WeWork – November 16, 2016

This past week, the Atlanta Business Chronicle posted an article lauding the fact that a long time member of Atlanta’s office skyline, Colony Square, had signed a lease with a WeWork, a large national co-worker operation, for 3 floors in their 100 Building and that that operation would ultimately “bring almost 1,000 workers to the mixed use project.”

Being a slave to logic, I immediately thought back at the numerous opportunities that I had had over the last 45 years to visit this project and how difficult it had been typically to procure a parking space. Like most urban projects, Colony Square’s parking was built to accommodate a “float”, that being an average number of occupants at the buildings at a given time, rather than the actual number of desks located on the floors. In this case, the parking was designed to accommodate 2 spaces per 1,000 square feet where the actual occupancy was probably closer to 4 spaces per 1,000 square feet. Imagine my surprise to find that Colony Square was leasing space to a tenant whose population was 18.8 persons per 1,000 square feet.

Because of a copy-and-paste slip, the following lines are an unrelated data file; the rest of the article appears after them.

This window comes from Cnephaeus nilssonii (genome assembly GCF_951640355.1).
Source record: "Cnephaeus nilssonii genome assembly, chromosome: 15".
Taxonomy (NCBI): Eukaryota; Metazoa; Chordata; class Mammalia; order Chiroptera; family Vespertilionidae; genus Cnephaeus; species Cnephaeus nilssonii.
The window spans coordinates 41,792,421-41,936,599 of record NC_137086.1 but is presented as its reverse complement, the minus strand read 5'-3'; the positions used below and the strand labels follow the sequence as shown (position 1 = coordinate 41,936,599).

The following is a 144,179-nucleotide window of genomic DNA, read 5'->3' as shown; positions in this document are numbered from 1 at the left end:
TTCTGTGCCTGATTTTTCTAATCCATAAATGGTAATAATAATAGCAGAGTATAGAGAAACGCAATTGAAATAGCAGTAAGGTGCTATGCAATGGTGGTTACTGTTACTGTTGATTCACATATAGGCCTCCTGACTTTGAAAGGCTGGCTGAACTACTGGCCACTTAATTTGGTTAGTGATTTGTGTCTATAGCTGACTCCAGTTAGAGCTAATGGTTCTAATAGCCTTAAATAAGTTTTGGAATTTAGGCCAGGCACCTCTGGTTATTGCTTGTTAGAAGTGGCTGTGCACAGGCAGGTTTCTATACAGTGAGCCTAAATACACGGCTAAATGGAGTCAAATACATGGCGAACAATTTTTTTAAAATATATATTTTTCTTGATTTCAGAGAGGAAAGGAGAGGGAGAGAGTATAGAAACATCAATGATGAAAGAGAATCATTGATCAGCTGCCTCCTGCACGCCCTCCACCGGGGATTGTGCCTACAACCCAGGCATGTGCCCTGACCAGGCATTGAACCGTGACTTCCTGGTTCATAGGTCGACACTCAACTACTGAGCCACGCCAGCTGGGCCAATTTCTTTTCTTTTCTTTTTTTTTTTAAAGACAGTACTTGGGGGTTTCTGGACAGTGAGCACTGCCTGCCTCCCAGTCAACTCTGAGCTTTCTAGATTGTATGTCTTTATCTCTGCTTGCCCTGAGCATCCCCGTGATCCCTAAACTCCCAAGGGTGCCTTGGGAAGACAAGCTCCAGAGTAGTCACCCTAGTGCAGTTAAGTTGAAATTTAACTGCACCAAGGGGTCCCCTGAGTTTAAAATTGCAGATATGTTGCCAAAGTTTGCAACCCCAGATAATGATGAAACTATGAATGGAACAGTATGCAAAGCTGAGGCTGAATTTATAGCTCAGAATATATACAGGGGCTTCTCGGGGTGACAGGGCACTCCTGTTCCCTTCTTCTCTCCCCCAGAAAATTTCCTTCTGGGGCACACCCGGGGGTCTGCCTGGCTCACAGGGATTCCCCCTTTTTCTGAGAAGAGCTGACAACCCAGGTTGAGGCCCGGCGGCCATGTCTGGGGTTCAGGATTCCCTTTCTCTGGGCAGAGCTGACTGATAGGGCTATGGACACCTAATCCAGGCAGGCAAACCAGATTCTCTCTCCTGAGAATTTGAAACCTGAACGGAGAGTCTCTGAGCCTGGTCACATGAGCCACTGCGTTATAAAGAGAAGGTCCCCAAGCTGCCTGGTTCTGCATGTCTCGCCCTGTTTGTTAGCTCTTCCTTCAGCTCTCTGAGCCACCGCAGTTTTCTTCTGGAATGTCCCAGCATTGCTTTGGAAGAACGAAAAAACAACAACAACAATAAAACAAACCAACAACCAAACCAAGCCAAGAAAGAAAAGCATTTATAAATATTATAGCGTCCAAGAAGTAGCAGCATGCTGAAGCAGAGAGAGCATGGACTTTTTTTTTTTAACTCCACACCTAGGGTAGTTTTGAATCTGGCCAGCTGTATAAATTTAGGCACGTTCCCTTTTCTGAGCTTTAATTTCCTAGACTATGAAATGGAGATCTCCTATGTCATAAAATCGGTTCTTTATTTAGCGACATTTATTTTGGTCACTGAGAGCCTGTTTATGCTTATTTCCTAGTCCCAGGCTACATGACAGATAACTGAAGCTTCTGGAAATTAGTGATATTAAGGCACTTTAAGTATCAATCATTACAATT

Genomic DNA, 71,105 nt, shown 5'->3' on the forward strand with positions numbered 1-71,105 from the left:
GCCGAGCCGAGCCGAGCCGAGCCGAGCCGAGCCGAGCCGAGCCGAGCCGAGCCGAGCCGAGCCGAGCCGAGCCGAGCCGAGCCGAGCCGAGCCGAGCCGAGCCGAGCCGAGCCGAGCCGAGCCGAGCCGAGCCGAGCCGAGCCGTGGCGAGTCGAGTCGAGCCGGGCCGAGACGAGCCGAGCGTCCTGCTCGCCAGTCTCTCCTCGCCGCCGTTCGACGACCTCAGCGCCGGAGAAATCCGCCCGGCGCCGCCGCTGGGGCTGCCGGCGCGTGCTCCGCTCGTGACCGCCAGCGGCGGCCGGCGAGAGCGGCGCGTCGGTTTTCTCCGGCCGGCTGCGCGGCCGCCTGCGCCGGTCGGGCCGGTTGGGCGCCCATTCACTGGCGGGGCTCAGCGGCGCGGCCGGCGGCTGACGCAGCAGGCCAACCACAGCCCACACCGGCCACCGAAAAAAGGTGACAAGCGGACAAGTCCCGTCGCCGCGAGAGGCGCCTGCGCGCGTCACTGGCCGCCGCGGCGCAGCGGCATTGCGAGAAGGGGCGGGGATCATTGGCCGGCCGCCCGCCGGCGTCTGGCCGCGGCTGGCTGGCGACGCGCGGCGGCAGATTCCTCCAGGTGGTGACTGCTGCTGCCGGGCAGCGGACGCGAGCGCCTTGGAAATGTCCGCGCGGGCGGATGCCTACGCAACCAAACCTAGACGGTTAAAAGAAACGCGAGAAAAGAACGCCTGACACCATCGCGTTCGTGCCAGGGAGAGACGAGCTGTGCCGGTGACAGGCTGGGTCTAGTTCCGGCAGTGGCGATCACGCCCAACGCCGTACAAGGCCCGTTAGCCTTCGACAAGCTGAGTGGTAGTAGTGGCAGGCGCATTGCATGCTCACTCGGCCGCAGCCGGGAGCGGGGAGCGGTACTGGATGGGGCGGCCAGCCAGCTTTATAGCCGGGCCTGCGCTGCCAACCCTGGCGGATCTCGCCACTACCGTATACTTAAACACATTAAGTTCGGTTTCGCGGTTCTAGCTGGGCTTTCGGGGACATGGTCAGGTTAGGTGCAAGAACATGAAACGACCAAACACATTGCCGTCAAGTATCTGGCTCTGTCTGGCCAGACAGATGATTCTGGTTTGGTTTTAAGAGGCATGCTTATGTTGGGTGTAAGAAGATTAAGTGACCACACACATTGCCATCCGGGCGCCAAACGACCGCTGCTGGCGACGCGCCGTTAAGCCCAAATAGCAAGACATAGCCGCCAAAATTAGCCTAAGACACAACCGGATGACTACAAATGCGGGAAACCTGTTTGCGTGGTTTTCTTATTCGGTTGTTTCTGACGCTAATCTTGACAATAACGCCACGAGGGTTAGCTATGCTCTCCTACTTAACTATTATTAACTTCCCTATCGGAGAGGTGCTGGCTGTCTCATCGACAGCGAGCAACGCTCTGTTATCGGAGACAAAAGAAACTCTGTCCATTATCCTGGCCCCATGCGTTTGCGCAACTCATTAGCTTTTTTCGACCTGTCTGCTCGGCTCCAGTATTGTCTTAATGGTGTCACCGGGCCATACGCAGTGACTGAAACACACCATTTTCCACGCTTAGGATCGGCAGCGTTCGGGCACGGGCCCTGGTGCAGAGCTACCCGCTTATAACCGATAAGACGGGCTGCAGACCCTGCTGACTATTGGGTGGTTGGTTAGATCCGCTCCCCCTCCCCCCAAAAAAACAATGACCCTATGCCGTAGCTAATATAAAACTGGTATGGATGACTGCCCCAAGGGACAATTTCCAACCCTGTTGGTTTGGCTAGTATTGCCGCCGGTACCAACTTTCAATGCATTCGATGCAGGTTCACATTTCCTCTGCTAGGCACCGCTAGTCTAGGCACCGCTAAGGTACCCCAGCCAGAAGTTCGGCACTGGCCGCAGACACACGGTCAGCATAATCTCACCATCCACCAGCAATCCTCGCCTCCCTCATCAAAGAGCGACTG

Of course, WeWork does not expect 1,000 people to actually occupy those three floors at a single time. This is rather the number of people that, using their own “float”, they feel that they can accommodate on those three floors without forcing folks to sit in each other’s laps. With co-worker environments, people share chairs, desks, offices, conference rooms …. space. Some are virtual workers who never venture upon the premises. Some of the more traditional, executive office suite companies estimate that their effective occupancy is 1 person per 100 square feet. Still is this much less than the 18.8 per 1,000 (1 per 53 square feet) projected by WeWork at Colony Square.

CONDECO produces a sensor program (watch this video) that monitors that use of desks or workstations and even conference rooms to determine whether a company is getting its money’s worth out of its office facilities. This is the type of thing that should keep office building owners and lenders awake at night. This is one very big reason that, with very limited exceptions, there are no spec buildings going up in the Atlanta office market right now.

Does anyone fully understand the long term implications of this super-utilization of office space? No. But, if you are going to a meeting at Colony Square, better take the bus.

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